1. re: EWSflash

            Sorry, in this circumstance I can't agree with you. It's one thing to order something as obvious (to an American) as a cheeseburger, get a plate of fish 'n chips instead, eat it and then try not to pay for it. But in an ethnic restaurant, a diner may order Miang Kum and receive Mee -grob and being unfamiliar with regional styles and different chef's approaches, may not know it's not what they ordered. In that case the responsibility lies squarely on the (figurative) shoulders of the restaurant, not the diner.

            1. re: BobB

              Jfood would fall into that camp of not knowing with many cuisines.

              But in your example, who told the patron that they received Mee-grob?

              Jfood has ordered Moo Shu Pork/chicken in various areas of US and the range is quite varied. He would not know if it was wrong or just a regional variation.

              1. re: jfood

                From the OP's description, it sounds like it was only when the waiter returned with the correct appetizer that the diner realized he had starting eating something he didn't order. That's the waiter's fault, not the diner's.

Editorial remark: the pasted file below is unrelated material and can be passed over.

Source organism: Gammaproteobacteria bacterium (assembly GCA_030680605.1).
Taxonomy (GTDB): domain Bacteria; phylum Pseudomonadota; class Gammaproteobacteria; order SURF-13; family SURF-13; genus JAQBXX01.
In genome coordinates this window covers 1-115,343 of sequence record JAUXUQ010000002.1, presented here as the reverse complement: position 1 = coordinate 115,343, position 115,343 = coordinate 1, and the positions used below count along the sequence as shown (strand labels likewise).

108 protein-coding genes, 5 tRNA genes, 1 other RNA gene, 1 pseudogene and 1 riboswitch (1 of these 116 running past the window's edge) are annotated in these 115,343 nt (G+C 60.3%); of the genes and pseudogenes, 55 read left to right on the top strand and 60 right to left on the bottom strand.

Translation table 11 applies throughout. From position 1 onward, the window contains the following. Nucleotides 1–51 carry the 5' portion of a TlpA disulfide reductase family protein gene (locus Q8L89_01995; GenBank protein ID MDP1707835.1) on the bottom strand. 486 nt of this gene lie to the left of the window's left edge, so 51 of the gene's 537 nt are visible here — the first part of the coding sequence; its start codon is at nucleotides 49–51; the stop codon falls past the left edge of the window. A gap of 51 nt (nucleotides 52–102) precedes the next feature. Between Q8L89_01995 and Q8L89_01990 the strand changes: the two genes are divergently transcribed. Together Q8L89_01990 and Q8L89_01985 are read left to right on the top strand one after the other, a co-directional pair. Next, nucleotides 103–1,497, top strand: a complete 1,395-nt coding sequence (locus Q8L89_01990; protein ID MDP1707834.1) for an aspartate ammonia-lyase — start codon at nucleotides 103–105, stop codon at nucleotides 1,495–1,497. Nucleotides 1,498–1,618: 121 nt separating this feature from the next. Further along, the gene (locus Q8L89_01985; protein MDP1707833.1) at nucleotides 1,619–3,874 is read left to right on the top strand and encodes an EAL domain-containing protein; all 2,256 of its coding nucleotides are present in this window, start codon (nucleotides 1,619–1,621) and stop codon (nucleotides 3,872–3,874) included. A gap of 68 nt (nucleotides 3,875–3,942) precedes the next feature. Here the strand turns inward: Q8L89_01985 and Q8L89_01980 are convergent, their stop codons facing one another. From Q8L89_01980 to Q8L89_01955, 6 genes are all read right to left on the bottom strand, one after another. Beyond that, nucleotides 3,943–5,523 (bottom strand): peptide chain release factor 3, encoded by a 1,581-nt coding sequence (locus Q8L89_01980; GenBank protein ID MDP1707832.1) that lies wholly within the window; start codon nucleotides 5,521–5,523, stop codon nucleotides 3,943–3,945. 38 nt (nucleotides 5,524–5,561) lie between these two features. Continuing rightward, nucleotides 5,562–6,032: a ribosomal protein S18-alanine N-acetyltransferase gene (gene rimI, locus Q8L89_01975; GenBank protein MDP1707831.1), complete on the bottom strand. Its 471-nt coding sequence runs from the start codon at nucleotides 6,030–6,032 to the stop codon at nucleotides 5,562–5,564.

1. re: BobB

                  That scenario jfood agrees with.

                  But for that to occur, the waiter would have to have noticed the wrong dish, had not told the patrons it was the wrong dish and just showed up a few minutes later with the correct dish. If those are the facts, no pay.

          2. re: ipsedixit

            i do hear what you are saying: "you eat it/break it, you buy it." it's so nice to hear from more than one person on this thread! i would find an offer to pay to be a very nice (unnecessary) gesture on the part of a customer who ate and enjoyed something that was delivered to their table in error. and i'd graciously refuse, and offer the unordered item for them to enjoy, with the complements of the establishment.

            i've been in hospitality for a long time, and for me, customers should never, ever pay for unordered items. when an unordered item hits the diner's table, that item is *theirs,* and if the diner(s) did not order it, it certainly should not be on the check, nor paid for by them.